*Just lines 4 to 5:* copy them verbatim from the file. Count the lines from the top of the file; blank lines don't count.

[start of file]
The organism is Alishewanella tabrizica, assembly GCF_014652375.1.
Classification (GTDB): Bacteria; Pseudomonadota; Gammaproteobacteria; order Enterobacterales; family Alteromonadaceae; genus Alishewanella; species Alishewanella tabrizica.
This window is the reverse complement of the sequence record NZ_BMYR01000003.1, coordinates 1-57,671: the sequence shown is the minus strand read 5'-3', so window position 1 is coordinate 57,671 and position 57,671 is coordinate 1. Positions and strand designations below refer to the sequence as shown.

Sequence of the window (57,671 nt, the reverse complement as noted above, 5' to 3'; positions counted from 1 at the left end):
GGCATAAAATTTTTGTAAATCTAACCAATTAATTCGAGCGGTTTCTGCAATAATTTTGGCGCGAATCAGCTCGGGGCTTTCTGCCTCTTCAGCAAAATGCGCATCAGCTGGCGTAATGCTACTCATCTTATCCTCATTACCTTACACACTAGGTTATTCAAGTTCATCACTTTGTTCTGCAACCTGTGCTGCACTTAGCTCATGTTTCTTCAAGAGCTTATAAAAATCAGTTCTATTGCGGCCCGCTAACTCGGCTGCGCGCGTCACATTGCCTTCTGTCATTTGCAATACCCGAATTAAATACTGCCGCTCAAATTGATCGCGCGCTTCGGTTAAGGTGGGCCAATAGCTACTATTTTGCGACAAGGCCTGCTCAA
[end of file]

Sequence of the window (57,671 nt, the reverse complement as noted above, 5' to 3'; positions counted from 1 at the left end):
GGCATAAAATTTTTGTAAATCTAACCAATTAATTCGAGCGGTTTCTGCAATAATTTTGGCGCGAATCAGCTCGGGGCTTTCTGCCTCTTCAGCAAAATGCGCATCAGCTGGCGTAATGCTACTCATCTTATCCTCATTACCTTACACACTAGGTTATTCAAGTTCATCACTTTGTTCTGCAACCTGTGCTGCACTTAGCTCATGTTTCTTCAAGAGCTTATAAAAATCAGTTCTATTGCGGCCCGCTAACTCGGCTGCGCGCGTCACATTGCCTTCTGTCATTTGCAATACCCGAATTAAATACTGCCGCTCAAATTGATCGCGCGCTTCGGTTAAGGTGGGCCAATAGCTACTATTTTGCGACAAGGCCTGCTCAA